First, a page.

Follow up to Domain Name Wire story about Chicago2016.com.
The battle over Chicago2016.com is turning into an olympic-scale battle. Stephen Frayne Jr., who owns Chicago2016.com, has filed a lawsuit to keep the domain name that is currently pending a UDRP decision at WIPO.
As noted in Domain Name Wire’s previous article, Chicago 2016’s United States Olympic Committee (USOC) uses Chicago2016.org as its web site.
In the lawsuit, Frayne argues USOC is violating his first amendment rights, as he plans to use the domain name as an open forum to discuss the merits of bringing the olympics to Chicago. Frayne is also seeking attorney’s fees. The lawsuit also names Domain Trade, Inc., a Japan company that has threatened UDRP action over the domain Tokyo2016.com. Domain Name Wire has obtained a copy of the lawsuit, which can be viewed here (pdf).
USOC had attempted to acquire the domain name from Frayne before filing the UDRP. According to the lawsuit:
On or about November 14, 2007, Frayne met with Mr. Stiers [of USOC] alone at Chicago 2016’s offices and Frayne informed Mr. Stiers that he was interested in hosting an online public debate about the interests of the citizens of Chicago who are not getting the full story out to the public on the Chicago bid. In other words, Frayne informed Mr. Stiers that not only was his domain name not for sale, but that he planned to use this website as a public forum to allow for criticism, as well as support, of the Chicago bid that may not have otherwise been widely recognized in the local media up to this point.
26. At this point, Mr. Stiers asked if Frayne was aware that Chicago 2016 had acquired a trademark on Chicago 2016 and Frayne acknowledged that he was aware of that fact.
Mr. Stiers told Frayne that chicago2016.org was receiving about 1,000-2,000 visitors per day with spikes around major news coverage and asked Frayne what his traffic was at chicago2016.com. At that time, Frayne did not have the tracking code installed so he had no idea what kind of traffic he was getting. Mr. Stiers asked Frayne repeatedly (at least 4 times) to discuss prices at which Frayne would part with the name. Upon information and belief Mr. Stiers knew that if Frayne offered to sell his website, then Mr. Stiers could then proceed against Frayne before a WIPO Panel or in federal court to show that Frayne had engaged in bad faith. These repeated attempts to lure Frayne into offering to sell his website represent a bad faith attempt by Chicago 2016 to hijack Frayne’s domain name. Regardless, time and again Frayne told Mr. Stiers very politely but plainly that he was not interested in selling his domain name.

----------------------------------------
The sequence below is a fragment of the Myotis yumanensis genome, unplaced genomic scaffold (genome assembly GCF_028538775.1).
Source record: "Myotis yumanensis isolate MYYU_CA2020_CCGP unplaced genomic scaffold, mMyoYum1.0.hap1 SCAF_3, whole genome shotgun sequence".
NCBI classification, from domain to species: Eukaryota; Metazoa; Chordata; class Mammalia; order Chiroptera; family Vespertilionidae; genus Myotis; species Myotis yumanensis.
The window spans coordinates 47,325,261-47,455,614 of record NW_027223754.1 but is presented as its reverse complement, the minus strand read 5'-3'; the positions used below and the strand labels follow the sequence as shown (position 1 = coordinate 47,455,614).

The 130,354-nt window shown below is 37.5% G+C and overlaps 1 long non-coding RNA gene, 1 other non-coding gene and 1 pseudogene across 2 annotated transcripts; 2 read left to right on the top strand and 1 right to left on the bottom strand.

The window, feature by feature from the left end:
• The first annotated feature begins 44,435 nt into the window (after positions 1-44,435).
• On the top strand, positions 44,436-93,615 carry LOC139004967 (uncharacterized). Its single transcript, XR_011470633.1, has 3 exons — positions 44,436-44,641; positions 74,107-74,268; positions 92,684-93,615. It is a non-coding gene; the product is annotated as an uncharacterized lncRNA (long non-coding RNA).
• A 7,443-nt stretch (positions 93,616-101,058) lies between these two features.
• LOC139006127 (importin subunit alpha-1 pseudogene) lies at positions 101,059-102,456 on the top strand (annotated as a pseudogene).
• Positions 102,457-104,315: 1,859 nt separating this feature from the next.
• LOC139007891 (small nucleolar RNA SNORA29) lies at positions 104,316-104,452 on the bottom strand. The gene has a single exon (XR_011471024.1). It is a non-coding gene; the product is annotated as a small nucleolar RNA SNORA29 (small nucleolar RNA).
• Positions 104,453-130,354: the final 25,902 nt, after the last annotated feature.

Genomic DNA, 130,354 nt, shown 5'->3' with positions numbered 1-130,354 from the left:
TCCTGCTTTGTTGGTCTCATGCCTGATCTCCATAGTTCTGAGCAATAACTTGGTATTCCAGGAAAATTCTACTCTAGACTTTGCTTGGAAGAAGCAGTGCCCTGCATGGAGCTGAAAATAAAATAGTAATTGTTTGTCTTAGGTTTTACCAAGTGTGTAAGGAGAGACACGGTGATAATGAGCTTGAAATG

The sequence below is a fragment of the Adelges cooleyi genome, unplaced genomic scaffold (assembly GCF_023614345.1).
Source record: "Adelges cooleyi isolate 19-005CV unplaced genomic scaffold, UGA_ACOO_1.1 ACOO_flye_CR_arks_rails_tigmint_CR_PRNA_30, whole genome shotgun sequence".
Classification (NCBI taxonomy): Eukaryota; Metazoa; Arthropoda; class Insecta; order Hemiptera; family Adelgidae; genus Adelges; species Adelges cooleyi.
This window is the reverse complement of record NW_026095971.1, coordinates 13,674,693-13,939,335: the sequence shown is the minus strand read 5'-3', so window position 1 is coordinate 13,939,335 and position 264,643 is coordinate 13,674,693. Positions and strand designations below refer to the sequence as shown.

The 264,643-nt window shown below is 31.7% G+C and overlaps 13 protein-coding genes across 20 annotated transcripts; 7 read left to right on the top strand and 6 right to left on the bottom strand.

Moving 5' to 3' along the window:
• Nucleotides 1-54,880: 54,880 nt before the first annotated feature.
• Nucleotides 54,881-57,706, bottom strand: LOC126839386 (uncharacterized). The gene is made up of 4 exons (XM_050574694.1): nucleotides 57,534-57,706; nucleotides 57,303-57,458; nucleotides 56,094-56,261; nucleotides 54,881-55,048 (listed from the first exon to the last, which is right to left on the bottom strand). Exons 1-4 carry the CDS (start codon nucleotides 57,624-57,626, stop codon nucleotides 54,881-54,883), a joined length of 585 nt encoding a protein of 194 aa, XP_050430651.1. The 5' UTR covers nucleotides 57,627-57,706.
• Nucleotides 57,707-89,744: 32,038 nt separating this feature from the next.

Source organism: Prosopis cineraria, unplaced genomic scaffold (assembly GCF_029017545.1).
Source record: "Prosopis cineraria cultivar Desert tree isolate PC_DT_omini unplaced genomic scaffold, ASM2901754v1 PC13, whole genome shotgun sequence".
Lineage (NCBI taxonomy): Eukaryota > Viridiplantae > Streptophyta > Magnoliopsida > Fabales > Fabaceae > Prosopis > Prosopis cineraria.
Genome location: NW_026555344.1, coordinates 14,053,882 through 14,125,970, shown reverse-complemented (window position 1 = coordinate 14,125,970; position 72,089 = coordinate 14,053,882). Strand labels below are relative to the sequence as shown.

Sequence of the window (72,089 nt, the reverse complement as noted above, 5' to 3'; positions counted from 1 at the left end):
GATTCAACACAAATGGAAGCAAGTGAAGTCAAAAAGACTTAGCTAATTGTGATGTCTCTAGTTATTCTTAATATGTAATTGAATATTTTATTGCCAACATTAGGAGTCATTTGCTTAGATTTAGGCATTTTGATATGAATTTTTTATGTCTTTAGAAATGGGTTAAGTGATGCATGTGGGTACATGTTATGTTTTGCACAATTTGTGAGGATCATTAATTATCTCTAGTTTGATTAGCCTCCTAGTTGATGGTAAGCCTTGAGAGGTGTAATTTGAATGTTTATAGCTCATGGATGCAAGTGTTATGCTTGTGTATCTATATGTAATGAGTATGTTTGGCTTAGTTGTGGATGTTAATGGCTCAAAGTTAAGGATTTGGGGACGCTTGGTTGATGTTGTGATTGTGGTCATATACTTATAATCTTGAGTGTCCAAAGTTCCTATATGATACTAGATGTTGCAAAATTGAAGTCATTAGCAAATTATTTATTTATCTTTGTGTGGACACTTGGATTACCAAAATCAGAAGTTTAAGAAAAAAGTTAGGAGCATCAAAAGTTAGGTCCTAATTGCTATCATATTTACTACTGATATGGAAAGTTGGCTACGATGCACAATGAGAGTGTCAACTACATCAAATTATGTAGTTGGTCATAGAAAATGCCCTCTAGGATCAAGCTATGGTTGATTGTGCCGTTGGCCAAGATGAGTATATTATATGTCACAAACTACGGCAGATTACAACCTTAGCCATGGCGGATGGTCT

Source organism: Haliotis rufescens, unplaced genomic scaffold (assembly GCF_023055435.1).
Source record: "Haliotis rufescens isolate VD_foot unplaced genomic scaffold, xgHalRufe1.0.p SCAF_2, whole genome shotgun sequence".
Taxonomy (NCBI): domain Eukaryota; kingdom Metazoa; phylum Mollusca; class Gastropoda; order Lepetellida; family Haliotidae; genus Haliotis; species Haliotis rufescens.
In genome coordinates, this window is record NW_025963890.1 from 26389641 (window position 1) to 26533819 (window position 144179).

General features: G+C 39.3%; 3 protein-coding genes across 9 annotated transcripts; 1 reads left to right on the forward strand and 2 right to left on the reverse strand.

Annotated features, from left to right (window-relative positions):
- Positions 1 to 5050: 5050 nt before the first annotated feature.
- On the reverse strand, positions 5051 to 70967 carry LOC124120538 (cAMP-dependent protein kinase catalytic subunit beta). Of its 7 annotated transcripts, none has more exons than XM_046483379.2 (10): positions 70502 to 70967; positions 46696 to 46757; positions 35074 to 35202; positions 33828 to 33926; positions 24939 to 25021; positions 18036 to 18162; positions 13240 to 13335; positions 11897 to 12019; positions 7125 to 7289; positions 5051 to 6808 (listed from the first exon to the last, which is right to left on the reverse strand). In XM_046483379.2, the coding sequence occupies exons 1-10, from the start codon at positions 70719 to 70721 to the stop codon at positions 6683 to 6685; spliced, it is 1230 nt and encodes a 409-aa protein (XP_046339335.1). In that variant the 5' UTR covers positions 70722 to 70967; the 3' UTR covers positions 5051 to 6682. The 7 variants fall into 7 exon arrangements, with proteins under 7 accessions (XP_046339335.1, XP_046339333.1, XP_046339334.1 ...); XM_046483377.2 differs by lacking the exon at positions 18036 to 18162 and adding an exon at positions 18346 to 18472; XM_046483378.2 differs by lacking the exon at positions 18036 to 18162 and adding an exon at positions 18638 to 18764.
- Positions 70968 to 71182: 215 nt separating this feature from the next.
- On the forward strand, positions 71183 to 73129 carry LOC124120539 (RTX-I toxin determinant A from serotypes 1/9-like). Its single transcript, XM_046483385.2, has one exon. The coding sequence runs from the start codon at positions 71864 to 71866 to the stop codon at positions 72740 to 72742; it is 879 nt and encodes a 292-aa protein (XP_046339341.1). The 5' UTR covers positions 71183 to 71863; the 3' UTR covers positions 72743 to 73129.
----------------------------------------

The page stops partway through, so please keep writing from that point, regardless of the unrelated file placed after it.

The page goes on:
In his lawsuit, Frayne also noted that USOC hasn’t gone after Chicago2016.NET, a pro-USOC web site.
A Chicago Tribune story today quotes a USOC representative explaining why he thinks it should get control of the domain:
“We certainly see Chicago2016.com as the logical default domain for our site, and we believe having someone else control it is misleading for people seeking information about Chicago’s bid,” said Patrick Sandusky, a spokesman for Chicago 2016, a m oniker protected by trademark…
Sandusky said he hadn’t seen the lawsuit, and so couldn’t comment on it. But he added, “I can tell you this is absolutely not about free speech, but about the natural domain for our site, and the domain name that is rightfully ours.”
The trademark was filed after the domain was registered.
“The Natural Domain Name For Our Site”. Give me a break. Hey, everybody is entitled to their own opinion, but not everybody is entitled to be correct. Only 1 person gets that privaledge, and I hope, after hearing that defense, that Mr. Stephen Frayne turns out to be the correct one.
Steve M says
Really; no different than an Olympic (oops–can I even say that since “Olympics” is TM’d?) runner who finished 2nd in his race…only to demand that he be moved to 1st place…since that’s “the natural position I’m entitled to.”
In early 1996, before I really knew much of anything about trademarks, I purchased OlympicHousing.com for the 96′ Atlanta Olympics. Only a couple months after registration I received a cease and desist letter from the Olympic committee. I then dropped the domain.
I’ve decided I’m going to frame that letter as it is the earliest cease and desist letter I have ever heard of on the Net. That is when I learned about trademarks, and I changed my ways. 🙂
They are pretty aggressive in enforcement. They tried to make a restaurant in Atlanta change its name from the “Olympic Restaurant”, which had been in business for 25 years at the time, and they were ruthless about it. I can’t remember which party prevailed.